UNITED STATES V. STOCKING.
ing been made to hear and pass upon testimony introduced by the reo spective parties either under the allegations which are actually made, or which might have been conducive to the final determination of the object of the controversy, should adjudicate on these facts as fully as if received under specific averments. A judgment rendered under such circumstances becomes a conclusive bar to a reinvestigation of the matter. It has grown customary to allow considerable latitude at the trial, from the ordinary and strict rulings of evidence, in the manner ,and the time at which witnesses should be called .for exam· ination and cross·examination; and the circumstances of each case should, to a large extent, regulate the ruling of the jUdge in the ex· ercise of his discretion in the matter. We sympathize very strongly with the plaintiff in error in the comments made upon the testimony in reference to the other question raised by the fourth assignment of error, but, upon inspection of the record, we believe that the court below was not only justified, but compelled, to submit the testimony to the jury, although some of it seems to us of a very doubtful char· acter. Upon careful inspection of all the record, we do not find the errors assigned to be sustained. The judgment rendered herein is therefore affirmedL PARDEE, Circuit Judge, dissents.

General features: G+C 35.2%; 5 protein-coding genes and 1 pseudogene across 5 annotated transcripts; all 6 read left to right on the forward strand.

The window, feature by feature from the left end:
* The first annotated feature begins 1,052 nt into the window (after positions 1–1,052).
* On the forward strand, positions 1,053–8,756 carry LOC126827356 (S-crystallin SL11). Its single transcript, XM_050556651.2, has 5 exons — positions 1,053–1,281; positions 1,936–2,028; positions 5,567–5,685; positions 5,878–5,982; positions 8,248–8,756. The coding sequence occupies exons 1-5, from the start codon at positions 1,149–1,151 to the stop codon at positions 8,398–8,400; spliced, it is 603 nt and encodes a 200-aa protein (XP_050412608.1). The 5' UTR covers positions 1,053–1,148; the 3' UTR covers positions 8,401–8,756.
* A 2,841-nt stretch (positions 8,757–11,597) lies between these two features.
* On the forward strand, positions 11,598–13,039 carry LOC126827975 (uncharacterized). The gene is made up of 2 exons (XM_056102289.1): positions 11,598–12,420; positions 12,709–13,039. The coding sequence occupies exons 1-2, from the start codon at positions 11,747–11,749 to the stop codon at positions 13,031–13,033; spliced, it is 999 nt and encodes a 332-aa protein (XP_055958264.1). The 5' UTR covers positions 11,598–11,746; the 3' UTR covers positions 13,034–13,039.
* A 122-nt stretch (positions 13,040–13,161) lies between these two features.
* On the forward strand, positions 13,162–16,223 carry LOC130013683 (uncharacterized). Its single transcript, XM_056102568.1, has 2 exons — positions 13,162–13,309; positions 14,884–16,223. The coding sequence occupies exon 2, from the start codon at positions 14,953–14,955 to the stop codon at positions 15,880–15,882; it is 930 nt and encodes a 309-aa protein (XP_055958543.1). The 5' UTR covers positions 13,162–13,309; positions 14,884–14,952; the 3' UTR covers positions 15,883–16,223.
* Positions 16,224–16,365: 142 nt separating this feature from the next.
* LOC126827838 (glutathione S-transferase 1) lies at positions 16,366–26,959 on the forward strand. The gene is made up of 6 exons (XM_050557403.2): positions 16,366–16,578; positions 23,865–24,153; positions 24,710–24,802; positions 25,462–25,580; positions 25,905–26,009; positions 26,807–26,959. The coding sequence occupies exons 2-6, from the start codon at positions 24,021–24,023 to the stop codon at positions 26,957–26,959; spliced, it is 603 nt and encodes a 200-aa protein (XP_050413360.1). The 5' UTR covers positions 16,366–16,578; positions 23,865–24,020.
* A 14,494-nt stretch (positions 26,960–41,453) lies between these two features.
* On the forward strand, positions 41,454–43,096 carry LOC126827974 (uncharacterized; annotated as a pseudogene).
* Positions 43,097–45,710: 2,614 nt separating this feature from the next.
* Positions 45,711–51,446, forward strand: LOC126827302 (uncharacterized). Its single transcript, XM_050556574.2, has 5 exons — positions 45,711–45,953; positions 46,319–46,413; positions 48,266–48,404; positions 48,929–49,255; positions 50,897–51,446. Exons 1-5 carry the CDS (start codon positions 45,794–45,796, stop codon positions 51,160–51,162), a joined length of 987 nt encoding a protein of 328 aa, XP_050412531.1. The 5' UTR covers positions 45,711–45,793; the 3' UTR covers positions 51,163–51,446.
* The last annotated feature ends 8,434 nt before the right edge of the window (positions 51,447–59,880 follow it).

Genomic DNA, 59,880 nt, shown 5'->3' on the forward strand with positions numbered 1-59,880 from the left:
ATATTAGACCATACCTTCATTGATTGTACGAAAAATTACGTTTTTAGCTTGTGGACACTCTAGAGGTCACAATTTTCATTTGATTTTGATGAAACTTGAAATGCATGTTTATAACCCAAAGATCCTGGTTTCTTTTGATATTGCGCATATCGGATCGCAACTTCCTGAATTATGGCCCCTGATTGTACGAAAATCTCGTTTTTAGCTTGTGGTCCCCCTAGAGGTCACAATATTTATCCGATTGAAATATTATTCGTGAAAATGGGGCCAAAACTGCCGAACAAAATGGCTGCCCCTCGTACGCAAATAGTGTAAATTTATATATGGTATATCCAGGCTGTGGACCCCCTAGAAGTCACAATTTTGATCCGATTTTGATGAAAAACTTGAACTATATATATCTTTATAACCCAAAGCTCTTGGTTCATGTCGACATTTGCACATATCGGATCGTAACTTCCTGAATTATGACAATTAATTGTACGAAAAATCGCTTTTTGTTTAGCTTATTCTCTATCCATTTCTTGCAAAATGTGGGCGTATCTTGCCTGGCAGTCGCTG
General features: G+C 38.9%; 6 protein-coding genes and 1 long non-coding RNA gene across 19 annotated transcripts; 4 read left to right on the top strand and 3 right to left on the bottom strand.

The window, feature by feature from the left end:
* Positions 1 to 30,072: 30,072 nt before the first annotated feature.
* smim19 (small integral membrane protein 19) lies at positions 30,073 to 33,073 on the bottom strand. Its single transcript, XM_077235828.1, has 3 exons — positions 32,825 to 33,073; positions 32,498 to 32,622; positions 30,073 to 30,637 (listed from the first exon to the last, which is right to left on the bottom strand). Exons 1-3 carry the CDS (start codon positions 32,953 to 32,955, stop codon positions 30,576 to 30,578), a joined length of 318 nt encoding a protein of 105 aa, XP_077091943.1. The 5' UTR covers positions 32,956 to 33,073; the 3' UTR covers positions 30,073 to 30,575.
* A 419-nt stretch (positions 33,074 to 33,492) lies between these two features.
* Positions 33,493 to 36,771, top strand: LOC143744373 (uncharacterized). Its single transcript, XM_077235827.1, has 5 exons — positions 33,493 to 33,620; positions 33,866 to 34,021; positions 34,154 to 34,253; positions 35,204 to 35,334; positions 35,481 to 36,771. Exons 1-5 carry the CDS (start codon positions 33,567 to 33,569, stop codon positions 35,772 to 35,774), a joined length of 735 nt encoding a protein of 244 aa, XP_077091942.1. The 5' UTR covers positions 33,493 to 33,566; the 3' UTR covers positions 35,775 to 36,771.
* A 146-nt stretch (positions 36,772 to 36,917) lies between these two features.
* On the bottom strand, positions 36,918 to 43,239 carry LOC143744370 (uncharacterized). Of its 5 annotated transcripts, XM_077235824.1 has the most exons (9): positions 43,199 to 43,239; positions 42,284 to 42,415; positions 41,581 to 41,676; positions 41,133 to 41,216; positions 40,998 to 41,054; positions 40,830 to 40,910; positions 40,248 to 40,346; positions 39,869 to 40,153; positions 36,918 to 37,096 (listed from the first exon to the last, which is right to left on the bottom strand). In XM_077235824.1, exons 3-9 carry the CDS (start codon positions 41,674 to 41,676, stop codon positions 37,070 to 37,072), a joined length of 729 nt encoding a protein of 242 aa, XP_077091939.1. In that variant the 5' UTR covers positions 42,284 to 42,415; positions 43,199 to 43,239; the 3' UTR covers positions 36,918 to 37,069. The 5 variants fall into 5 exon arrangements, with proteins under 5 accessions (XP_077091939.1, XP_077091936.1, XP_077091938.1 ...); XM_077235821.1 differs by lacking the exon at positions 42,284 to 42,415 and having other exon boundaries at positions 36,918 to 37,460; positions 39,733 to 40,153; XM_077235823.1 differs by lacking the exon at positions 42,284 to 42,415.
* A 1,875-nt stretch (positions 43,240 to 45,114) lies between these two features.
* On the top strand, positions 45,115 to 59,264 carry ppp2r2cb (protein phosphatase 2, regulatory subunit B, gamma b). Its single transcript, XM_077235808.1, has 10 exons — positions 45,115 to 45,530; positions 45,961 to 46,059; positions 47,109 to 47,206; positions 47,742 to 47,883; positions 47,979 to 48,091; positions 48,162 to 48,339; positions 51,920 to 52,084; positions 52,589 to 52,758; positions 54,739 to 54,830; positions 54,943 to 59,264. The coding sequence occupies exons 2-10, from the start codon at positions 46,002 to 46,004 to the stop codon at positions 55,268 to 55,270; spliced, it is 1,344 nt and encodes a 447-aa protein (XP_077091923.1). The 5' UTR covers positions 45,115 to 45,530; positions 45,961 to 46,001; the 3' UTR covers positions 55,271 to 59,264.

UNITED STATES v. STOCKING. (District Court, D. Montana. No. 321.
INDIANS-REMOVAL OF PERSONS FROM INDIAN COUNTRY TURNING. PENALTY FOR RE-
May 20, 1898.)
By the act of June 30, 1834 (4 Stat. 730, § 10), the superintendent of Indian affairs and Indian agents and subagents are empowered to remove from the Indian country any persons found therein contrary to law. By the act of August 18, 1856 (11 Stat. 80, § 2), It Is provided that any person thus removed who shall return shall forfeit $1,000. Held, that the latter act is not an amendment, but is a supplement, to the former one. The act of June 30, 1834 (4 Stat. 730, § 10), authorizing the removal of persons from the Indian country, was supplemented August 18, 1856 (11 Stat. 80, § 2), by an act prescribing a penalty upon any person so removed who should return thereto. The act of 1834 also prOVided (4 Stat. 733, § 27) that all penalties provided for by .the act should be collected in an action of debt at the suit of the United States, etc. HeZd., that the latter provision did not apply to the act of 1856.
SAME-REVISION OF STATUTES.
The act of June 30, 1834 (4 Stat. 733, § 27), prOVided for the collection of all penalties accruing under "this act" by an action of debt, etc. The act of August 18, 1S56 (11 Stat. 80, § 2), prOVided a penalty for an infraction of the act of 1834. Upon revision the act of 1856 was printed under the same title with the act of 1834, as section 2148 of the Revised Statutes,. The section providing for the collection of the penalty (Rev. St. § 2124) was changed to provide for the collection of penalties under "this title" instead of under "this act." By Rev. St. § 5600, it is provided that no presumption of a legislative construction shall be drawn by reason of the title under which 8ny particular section Is placed by the revision.
',1.'1."''''_ .;'.; ,'."